The Collie and Old English Sheepdog

COLLIE ,SMOOTH COLLIE AND OLD ENGLISH SHEEPDOG

The Collie and Old English Sheepdog

From paintings by Louis Agassiz Fuertes

 

 

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A Look at the Collie

There is little resemblance between the working “collie” of the Scottish

sheep-herder and the elaborately furred, slender faced, bench dog now so popular.

The broad-skulled, rather neglected looking “shepherd dog” of our boyhood,

with his friendly, democratic manners (or lack of them) would get

short shrift now at any show or gathering of the elite, while of all dogs

his handsome, richly frilled descendant, with all the ear-marks of aristocracy,

is the cause of more “Ohs” and “Ahs” than any other dog in the show.

Nevertheless, one might see an “ornery-looking,” half-moulted

type of the countryside handle a drove of 3,000 or more sheep in

Saskatchewan in a manner to bring one up standing.

And when, on returning at nightfall, he puts every ewe and lamb in

one corral and every ram in another, without error or violence, one

feels like asking him if he would shake hands with a mere spectator!

It is doubtful if any borzoi-headed champion could do that with a lifetime of training.

Intelligent and handsome dog.

Still, the collie is a most intelligent and handsome dog, and the present

tendency is toward a greatly elongated and consequently narrowed head,

forming almost a straight or even slightly deflected line from nose to occiput.

The neck, throat, and chest bear a great frill of long hair, and the back of the

thighs also is very deeply and richly furred.

The hair of the body is long and straight, rather harsh, but with a deep and

woolly undercoat. The feet, from hock and wrist down, should be smooth.

In color, the collie may be black and tan, “sable,” or rich orange brown, with

white frill, collar, and face “harlequin”; or white, with black spotting and

freckling at random; “blue,” or mouse color, and white, or even pure white everywhere.

Some few kennels specialize in white collies and advertise extensively;

they are very beautiful dogs, though probably requiring more care to

keep presentable than the more “practical” colors, as our mothers would call them.

The collie should stand 20 to 24 inches and weigh from 40 to 60 pounds.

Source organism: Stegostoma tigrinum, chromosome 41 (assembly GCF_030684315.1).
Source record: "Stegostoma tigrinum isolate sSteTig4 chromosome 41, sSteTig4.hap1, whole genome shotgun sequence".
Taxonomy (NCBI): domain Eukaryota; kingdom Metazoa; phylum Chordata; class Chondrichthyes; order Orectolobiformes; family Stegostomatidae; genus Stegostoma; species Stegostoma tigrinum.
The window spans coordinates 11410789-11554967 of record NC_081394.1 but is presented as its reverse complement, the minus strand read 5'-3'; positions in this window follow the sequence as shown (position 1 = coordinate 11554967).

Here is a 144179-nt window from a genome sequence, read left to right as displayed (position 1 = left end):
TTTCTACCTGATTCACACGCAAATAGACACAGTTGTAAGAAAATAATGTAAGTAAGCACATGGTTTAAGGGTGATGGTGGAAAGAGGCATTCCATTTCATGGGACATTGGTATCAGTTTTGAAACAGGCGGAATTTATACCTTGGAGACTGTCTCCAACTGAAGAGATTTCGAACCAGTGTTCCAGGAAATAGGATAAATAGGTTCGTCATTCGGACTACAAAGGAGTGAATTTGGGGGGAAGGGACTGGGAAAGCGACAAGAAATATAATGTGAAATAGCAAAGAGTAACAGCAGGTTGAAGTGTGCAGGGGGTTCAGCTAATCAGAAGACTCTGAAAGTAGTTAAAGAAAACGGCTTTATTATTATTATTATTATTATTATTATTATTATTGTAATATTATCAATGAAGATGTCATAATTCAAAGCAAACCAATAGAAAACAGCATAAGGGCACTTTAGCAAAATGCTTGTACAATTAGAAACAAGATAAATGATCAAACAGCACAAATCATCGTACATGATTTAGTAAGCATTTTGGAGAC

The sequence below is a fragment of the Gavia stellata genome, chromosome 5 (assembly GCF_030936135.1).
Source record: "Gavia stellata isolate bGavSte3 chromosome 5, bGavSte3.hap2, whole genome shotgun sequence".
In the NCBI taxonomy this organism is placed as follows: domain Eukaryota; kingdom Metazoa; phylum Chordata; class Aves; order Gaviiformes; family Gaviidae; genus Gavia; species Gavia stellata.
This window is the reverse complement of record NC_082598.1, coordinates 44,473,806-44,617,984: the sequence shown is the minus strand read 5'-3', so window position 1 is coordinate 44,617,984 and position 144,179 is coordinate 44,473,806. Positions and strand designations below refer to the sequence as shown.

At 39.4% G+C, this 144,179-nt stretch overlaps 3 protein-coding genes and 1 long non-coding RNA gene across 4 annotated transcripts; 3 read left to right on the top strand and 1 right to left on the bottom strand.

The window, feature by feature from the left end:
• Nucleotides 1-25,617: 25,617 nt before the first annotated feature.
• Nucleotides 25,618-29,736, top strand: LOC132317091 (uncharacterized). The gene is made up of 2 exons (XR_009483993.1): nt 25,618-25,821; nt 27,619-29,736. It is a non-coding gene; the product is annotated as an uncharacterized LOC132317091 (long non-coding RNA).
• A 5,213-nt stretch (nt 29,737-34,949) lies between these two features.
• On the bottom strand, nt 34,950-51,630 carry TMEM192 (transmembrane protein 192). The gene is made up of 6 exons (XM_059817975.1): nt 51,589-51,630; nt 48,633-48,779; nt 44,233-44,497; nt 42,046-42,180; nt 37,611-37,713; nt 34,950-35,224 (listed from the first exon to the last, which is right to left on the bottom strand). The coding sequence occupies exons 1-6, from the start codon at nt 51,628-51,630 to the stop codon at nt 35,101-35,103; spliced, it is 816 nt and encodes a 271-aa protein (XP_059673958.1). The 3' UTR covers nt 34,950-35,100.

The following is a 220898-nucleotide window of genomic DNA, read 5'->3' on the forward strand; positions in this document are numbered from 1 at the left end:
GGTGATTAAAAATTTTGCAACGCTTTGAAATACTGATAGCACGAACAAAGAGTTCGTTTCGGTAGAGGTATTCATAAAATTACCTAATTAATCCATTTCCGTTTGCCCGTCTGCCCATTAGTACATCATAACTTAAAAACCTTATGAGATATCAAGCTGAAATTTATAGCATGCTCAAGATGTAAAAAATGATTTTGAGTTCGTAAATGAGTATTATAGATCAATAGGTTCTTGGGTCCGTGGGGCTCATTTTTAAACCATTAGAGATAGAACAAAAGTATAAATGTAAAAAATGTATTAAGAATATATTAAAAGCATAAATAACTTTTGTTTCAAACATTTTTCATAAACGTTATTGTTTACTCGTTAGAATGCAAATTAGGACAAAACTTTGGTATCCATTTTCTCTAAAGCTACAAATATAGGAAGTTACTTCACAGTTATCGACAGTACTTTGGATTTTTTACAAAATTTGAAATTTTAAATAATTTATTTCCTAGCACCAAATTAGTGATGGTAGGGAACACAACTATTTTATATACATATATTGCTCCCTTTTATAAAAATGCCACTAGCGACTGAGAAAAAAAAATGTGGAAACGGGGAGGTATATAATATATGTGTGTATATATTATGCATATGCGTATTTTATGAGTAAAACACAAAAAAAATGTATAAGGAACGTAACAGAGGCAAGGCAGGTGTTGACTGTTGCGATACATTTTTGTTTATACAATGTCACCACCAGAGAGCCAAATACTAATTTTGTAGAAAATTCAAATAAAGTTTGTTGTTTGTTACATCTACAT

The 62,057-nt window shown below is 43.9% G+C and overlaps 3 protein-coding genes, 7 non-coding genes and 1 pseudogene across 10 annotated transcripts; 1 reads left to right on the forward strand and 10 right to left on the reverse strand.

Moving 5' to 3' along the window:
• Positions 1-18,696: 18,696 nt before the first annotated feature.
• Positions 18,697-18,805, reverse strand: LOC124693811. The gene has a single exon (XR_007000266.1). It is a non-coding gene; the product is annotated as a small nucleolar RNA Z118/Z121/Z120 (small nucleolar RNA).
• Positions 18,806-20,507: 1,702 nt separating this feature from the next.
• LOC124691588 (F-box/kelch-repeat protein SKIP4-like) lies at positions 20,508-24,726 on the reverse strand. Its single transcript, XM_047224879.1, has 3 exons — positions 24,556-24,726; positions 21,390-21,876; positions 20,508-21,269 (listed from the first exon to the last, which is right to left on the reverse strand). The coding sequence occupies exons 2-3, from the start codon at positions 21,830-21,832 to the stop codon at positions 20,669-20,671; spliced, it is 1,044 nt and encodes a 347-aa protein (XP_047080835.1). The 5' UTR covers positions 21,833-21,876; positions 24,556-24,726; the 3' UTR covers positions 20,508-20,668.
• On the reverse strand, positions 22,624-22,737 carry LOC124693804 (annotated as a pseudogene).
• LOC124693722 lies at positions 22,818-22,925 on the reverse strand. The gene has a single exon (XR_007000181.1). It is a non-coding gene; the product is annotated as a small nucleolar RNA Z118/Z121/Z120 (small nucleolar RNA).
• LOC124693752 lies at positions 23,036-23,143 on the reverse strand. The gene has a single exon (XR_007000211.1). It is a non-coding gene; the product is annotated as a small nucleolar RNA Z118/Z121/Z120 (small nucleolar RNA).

He requires considerable exercise, and while growing up needs

Old English Sheepdog

Rapidly gaining in popularity, the curious woolly sheep-dog has become

thoroughly established in the United States; he has long been used as a

practical helper in the great sheep ranges of western Canada.

The collie  bears no resemblance whatever to the familiar collie type of

sheep-dog, but looks rather like a great long-legged, round-headed, bounding terrier.

The Voice of a Sheepdog

It has a formidable voice, very different indeed from the rather

fox-like yap of the collie, and while he is some 24 to 27 inches at the shoulder

and weighs 60 to 80 pounds one cannot quite get away from the impression

that he is, in fact, a huge terrier of some kind. The effect is heightened

greatly by the long woolly hair on his head and face, which virtually

hides the clever eyes, and makes a study of his actual head-form very difficult.

The hair on back and hips is very long; when combed out they look very curious indeed.

In color they are usually blue gray and white; any strong tendency toward

brown is not good. The white usually occupies most of the head and fore-quarters.

The Sheepdogs appearance

He is a dog of very striking appearance—one might almost say of

un-dog-like appearance. He is large, rather tall on the legs, tailless,

and covered from head to foot with a long, loose hair, which tosses

about freely when he runs or jumps, giving him the appearance

of a huge animated floor-mop. But if you part the hair on his face

you will find a pair of beautiful, intelligent, friendly eyes. He is active, good-natured, and makes a fine companion.

Dogs of this breed were not always bobtailed; originally they

were probably as well provided with tails as other dogs.

Many of them were used for herding, and consequently

exempt from taxation. It is said that the drovers amputated

the tails of their working sheep-dogs to distinguish them from those which were not exempted.

It is believed by some authorities that this mutilation, continued through

many generations, created in the breed a tendency to produce

tailless and short-tailed offspring. Whatever the cause, it is certain that today

many Old English sheep-dog puppies are born bobtailed. When they are

born with tails it is customary to dock them to within an inch or two of the root,

and the operation is performed not more than four days after birth.

The docking accentuates the characteristic rounded quarters and increases

the somewhat bearlike appearance of the animal.

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